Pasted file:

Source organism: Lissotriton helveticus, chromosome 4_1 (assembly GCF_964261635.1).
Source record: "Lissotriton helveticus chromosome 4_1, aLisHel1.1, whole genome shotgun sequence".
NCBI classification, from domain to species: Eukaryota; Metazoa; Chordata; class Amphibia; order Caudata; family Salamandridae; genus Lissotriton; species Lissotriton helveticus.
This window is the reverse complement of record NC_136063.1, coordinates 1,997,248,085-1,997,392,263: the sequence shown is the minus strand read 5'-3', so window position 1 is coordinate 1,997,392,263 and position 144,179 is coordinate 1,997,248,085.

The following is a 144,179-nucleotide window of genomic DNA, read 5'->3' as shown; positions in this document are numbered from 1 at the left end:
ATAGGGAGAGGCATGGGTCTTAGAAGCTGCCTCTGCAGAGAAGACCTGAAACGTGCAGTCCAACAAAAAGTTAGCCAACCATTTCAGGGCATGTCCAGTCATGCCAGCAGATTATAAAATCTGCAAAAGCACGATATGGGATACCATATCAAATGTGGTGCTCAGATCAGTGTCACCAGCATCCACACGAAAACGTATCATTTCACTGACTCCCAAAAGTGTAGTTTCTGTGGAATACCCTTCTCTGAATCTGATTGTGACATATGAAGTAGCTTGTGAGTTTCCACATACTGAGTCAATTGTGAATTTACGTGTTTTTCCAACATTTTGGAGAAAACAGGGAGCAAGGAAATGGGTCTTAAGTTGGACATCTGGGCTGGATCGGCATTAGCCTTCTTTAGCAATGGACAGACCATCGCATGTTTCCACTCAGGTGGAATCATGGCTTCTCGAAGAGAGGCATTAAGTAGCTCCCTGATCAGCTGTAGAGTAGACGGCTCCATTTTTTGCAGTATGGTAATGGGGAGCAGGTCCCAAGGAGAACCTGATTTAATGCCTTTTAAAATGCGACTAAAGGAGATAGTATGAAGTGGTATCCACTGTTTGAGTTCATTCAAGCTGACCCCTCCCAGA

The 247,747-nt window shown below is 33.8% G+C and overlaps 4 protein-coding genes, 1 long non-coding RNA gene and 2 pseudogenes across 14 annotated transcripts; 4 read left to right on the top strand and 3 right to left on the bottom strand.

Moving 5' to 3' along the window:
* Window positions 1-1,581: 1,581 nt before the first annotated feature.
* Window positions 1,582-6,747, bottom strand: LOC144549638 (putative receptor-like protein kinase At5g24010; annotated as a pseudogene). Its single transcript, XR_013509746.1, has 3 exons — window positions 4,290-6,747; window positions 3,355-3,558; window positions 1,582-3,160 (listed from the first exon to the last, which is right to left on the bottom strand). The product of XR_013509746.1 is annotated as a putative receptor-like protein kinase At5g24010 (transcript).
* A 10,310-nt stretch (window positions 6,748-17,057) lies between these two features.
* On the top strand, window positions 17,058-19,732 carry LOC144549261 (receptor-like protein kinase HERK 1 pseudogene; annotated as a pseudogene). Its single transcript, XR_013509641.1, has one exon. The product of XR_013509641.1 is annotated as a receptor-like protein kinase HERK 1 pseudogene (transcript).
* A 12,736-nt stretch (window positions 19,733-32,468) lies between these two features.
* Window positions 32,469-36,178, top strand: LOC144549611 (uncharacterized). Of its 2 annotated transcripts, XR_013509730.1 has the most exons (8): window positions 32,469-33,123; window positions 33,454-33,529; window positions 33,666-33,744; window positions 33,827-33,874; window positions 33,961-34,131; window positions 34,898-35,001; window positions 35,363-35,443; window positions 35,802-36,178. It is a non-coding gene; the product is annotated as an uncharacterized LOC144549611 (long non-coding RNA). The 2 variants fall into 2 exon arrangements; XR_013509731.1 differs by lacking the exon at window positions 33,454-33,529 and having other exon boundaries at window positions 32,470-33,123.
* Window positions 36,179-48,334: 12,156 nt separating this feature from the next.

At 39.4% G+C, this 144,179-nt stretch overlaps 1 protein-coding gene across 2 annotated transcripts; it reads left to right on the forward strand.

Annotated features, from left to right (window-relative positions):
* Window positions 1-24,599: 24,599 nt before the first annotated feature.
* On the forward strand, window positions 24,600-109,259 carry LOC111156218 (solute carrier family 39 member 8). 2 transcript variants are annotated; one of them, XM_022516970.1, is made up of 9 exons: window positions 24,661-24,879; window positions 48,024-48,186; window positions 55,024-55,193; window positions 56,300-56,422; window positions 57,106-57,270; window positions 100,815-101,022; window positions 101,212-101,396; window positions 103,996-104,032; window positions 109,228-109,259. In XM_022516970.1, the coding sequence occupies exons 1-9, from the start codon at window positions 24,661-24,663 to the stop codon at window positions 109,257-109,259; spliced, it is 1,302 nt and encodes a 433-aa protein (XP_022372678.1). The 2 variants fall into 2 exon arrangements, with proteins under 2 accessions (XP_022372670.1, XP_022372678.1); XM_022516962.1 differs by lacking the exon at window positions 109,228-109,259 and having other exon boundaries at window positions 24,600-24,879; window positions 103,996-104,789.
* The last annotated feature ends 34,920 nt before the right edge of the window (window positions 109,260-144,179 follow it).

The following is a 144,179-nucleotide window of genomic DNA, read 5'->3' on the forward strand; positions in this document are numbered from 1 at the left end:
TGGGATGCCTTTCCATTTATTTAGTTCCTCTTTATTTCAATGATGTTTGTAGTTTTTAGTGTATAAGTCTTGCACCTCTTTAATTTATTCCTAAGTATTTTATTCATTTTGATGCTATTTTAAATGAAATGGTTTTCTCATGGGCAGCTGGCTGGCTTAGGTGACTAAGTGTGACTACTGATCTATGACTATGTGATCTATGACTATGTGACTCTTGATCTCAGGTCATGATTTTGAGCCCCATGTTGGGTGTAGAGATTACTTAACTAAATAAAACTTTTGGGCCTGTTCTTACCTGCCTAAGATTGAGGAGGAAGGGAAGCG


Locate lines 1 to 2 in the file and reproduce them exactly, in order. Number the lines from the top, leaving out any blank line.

Source organism: Lissotriton helveticus, chromosome 4_1 (assembly GCF_964261635.1).
Source record: "Lissotriton helveticus chromosome 4_1, aLisHel1.1, whole genome shotgun sequence".